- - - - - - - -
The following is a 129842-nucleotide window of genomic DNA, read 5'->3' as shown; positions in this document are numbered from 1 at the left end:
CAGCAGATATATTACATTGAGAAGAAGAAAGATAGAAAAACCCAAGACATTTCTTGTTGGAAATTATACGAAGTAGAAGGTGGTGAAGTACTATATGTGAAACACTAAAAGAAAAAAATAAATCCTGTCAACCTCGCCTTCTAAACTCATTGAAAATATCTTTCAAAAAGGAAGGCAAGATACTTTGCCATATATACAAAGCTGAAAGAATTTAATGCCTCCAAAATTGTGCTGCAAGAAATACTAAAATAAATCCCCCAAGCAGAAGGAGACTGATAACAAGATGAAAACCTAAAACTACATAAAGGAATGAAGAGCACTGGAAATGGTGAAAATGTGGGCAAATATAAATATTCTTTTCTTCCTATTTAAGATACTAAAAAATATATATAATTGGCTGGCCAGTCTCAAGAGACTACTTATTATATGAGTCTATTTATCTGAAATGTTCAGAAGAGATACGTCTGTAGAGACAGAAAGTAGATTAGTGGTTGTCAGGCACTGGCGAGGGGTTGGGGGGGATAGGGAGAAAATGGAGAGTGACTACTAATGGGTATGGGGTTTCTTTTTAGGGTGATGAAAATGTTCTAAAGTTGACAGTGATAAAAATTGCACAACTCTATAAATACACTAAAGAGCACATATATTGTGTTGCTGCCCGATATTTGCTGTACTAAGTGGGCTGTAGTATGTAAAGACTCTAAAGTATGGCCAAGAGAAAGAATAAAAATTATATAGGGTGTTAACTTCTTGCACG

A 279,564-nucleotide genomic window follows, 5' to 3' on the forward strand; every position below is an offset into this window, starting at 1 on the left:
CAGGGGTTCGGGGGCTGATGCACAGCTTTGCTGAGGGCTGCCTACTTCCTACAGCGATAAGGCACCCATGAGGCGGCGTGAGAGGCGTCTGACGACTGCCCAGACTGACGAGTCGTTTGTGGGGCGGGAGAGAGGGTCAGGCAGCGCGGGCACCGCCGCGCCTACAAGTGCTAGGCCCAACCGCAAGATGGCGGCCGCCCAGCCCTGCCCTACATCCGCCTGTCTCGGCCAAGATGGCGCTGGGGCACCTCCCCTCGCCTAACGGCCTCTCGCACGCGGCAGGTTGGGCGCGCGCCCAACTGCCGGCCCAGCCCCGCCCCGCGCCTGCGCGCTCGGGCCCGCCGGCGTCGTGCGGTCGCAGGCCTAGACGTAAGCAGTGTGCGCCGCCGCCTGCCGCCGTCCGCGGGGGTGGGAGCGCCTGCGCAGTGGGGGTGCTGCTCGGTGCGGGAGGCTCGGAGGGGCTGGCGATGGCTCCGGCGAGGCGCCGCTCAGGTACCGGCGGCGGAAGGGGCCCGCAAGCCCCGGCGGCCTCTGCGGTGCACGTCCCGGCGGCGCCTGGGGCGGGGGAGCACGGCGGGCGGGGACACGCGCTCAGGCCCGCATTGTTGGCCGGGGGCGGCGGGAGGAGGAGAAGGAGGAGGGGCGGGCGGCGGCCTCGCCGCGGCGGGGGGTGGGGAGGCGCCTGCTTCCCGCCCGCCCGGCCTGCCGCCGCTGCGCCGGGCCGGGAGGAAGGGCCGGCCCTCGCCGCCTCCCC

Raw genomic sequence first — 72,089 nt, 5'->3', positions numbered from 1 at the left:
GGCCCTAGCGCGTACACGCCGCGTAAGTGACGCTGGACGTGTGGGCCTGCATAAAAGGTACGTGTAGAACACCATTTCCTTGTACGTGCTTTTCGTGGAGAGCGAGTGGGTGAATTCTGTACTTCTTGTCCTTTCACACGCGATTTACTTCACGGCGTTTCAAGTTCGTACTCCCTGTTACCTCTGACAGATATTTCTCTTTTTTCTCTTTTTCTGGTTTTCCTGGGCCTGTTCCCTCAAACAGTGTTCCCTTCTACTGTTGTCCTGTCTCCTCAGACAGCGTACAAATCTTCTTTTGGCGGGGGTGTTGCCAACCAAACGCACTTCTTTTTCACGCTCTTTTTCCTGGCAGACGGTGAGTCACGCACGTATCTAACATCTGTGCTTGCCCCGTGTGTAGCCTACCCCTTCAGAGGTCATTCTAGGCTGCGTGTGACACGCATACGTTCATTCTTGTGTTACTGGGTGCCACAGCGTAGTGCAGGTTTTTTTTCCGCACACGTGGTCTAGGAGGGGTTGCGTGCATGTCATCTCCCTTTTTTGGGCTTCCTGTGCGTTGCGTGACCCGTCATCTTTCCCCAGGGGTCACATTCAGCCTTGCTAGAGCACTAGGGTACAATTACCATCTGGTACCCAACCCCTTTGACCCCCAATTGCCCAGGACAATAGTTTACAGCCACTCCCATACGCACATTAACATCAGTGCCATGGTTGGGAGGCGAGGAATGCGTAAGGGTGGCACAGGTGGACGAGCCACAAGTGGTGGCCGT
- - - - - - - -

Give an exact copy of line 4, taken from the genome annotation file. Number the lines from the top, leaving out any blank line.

CAGGGGTTCGGGGGCTGATGCACAGCTTTGCTGAGGGCTGCCTACTTCCTACAGCGATAAGGCACCCATGAGGCGGCGTGAGAGGCGTCTGACGACTGCCCAGACTGACGAGTCGTTTGTGGGGCGGGAGAGAGGGTCAGGCAGCGCGGGCACCGCCGCGCCTACAAGTGCTAGGCCCAACCGCAAGATGGCGGCCGCCCAGCCCTGCCCTACATCCGCCTGTCTCGGCCAAGATGGCGCTGGGGCACCTCCCCTCGCCTAACGGCCTCTCGCACGCGGCAGGTTGGGCGCGCGCCCAACTGCCGGCCCAGCCCCGCCCCGCGCCTGCGCGCTCGGGCCCGCCGGCGTCGTGCGGTCGCAGGCCTAGACGTAAGCAGTGTGCGCCGCCGCCTGCCGCCGTCCGCGGGGGTGGGAGCGCCTGCGCAGTGGGGGTGCTGCTCGGTGCGGGAGGCTCGGAGGGGCTGGCGATGGCTCCGGCGAGGCGCCGCTCAGGTACCGGCGGCGGAAGGGGCCCGCAAGCCCCGGCGGCCTCTGCGGTGCACGTCCCGGCGGCGCCTGGGGCGGGGGAGCACGGCGGGCGGGGACACGCGCTCAGGCCCGCATTGTTGGCCGGGGGCGGCGGGAGGAGGAGAAGGAGGAGGGGCGGGCGGCGGCCTCGCCGCGGCGGGGGGTGGGGAGGCGCCTGCTTCCCGCCCGCCCGGCCTGCCGCCGCTGCGCCGGGCCGGGAGGAAGGGCCGGCCCTCGCCGCCTCCCC